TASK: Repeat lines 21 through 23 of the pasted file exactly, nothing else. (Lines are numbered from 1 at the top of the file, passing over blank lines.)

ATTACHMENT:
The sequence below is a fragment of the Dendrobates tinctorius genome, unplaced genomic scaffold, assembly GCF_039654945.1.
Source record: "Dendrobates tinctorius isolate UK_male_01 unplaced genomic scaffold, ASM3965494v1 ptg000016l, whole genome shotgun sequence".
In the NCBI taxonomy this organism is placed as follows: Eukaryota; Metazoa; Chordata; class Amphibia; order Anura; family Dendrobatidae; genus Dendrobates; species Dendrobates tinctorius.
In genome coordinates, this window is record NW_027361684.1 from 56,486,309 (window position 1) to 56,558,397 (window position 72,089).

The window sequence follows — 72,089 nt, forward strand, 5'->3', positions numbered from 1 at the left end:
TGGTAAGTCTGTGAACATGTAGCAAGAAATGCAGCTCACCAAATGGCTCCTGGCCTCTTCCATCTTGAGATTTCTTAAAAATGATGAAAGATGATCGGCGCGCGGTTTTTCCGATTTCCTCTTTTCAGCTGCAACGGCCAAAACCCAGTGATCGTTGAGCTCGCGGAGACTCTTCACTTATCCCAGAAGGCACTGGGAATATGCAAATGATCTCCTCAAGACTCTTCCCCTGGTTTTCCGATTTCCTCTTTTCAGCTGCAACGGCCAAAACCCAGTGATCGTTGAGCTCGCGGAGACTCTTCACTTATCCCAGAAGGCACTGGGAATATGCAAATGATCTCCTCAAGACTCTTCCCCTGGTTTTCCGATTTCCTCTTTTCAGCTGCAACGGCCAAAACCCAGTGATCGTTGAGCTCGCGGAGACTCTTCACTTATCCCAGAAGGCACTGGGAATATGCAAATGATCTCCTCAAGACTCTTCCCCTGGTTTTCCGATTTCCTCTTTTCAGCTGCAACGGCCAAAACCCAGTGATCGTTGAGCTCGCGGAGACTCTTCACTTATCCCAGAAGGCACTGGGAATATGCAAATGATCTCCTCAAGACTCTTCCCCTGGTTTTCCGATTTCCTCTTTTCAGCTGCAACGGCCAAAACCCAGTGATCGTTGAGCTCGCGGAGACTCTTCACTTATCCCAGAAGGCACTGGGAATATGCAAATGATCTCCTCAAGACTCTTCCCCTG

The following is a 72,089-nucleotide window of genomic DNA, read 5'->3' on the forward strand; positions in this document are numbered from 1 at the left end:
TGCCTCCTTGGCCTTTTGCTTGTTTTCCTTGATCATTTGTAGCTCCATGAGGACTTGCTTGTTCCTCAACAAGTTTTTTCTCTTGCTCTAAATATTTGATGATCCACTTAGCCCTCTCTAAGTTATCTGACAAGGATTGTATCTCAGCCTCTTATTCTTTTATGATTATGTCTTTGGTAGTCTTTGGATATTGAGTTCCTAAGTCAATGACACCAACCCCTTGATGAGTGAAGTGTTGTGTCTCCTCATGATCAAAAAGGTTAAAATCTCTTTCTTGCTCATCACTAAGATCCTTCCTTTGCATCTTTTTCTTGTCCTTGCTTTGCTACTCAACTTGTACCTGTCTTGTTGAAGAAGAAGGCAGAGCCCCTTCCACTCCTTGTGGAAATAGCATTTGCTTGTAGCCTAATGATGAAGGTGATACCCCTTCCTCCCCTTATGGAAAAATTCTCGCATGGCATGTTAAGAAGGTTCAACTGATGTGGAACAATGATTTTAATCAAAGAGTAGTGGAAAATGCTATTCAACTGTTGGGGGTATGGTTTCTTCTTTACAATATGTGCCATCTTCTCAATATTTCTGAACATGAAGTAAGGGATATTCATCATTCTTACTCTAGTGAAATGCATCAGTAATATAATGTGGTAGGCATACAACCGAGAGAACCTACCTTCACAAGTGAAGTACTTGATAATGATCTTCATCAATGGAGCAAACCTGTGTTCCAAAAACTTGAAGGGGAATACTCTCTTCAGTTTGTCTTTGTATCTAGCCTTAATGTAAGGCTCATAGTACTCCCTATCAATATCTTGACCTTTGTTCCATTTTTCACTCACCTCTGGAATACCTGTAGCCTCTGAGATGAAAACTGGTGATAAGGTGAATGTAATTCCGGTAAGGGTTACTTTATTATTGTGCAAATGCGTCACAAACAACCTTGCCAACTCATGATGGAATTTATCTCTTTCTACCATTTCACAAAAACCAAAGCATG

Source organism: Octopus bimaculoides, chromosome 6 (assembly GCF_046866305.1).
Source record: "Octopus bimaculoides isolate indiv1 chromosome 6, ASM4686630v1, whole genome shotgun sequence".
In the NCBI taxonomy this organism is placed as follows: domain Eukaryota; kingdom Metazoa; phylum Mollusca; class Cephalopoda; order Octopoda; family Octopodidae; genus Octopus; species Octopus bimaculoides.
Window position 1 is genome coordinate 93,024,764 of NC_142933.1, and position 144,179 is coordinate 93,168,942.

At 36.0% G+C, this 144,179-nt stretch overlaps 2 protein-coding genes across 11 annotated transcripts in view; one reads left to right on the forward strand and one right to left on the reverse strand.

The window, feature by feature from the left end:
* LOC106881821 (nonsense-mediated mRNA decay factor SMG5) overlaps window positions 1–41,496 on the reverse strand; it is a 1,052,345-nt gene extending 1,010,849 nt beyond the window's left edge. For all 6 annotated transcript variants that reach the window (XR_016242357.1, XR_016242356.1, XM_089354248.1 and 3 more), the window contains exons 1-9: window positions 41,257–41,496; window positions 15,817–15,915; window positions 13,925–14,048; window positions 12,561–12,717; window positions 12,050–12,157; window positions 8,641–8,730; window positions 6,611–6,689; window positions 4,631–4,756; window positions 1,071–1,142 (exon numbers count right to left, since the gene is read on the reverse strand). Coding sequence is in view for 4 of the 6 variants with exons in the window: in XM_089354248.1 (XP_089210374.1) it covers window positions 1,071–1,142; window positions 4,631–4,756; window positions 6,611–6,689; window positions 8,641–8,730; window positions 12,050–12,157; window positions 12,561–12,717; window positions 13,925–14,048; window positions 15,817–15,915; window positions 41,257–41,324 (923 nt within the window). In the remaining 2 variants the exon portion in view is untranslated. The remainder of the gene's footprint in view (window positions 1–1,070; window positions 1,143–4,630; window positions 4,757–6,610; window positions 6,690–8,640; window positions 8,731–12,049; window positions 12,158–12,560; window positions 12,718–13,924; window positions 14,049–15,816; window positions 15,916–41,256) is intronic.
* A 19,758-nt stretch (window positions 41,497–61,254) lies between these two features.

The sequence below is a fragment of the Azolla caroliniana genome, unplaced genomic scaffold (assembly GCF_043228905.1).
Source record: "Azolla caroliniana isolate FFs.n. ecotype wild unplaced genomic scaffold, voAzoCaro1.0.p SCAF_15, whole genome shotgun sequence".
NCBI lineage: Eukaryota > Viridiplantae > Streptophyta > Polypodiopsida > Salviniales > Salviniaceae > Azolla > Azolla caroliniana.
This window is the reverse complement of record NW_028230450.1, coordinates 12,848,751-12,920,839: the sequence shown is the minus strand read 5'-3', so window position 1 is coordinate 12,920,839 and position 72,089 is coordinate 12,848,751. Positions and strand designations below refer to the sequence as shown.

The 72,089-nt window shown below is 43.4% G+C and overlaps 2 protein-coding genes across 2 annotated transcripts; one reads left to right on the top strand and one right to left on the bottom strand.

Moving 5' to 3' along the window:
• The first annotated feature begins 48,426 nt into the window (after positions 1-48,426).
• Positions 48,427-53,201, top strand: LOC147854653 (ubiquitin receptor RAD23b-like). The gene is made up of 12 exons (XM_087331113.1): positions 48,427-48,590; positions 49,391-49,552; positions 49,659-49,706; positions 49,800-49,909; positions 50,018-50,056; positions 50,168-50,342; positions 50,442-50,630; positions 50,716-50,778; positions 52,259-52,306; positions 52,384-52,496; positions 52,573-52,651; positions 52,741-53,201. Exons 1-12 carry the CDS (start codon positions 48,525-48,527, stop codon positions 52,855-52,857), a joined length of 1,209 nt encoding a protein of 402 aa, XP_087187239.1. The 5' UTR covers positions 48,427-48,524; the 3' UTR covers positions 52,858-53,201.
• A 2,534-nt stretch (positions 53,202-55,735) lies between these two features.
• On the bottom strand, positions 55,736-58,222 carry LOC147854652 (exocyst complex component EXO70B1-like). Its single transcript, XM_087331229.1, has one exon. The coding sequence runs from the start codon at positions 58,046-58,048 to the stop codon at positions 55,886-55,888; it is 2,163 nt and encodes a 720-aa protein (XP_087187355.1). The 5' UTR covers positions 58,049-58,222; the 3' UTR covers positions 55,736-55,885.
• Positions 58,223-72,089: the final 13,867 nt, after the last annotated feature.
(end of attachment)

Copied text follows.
The 72,089-nt window shown below is 43.4% G+C and overlaps 2 protein-coding genes across 2 annotated transcripts; one reads left to right on the top strand and one right to left on the bottom strand.

Moving 5' to 3' along the window:
• The first annotated feature begins 48,426 nt into the window (after positions 1-48,426).